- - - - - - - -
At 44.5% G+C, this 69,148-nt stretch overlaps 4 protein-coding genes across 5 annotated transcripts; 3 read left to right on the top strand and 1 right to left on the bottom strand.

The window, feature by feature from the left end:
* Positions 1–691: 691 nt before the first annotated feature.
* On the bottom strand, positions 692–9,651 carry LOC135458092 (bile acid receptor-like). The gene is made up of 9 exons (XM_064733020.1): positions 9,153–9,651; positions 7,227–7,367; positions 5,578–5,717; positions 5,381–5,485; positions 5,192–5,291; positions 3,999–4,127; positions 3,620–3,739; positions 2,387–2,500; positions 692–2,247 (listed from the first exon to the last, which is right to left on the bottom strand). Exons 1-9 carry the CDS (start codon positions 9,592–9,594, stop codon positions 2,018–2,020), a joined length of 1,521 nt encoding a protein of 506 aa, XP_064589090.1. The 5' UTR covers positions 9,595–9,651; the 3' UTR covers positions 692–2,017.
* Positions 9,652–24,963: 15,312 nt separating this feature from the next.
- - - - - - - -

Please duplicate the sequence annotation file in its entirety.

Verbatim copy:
At 44.5% G+C, this 69,148-nt stretch overlaps 4 protein-coding genes across 5 annotated transcripts; 3 read left to right on the top strand and 1 right to left on the bottom strand.

The window, feature by feature from the left end:
* Positions 1–691: 691 nt before the first annotated feature.
* On the bottom strand, positions 692–9,651 carry LOC135458092 (bile acid receptor-like). The gene is made up of 9 exons (XM_064733020.1): positions 9,153–9,651; positions 7,227–7,367; positions 5,578–5,717; positions 5,381–5,485; positions 5,192–5,291; positions 3,999–4,127; positions 3,620–3,739; positions 2,387–2,500; positions 692–2,247 (listed from the first exon to the last, which is right to left on the bottom strand). Exons 1-9 carry the CDS (start codon positions 9,592–9,594, stop codon positions 2,018–2,020), a joined length of 1,521 nt encoding a protein of 506 aa, XP_064589090.1. The 5' UTR covers positions 9,595–9,651; the 3' UTR covers positions 692–2,017.
* Positions 9,652–24,963: 15,312 nt separating this feature from the next.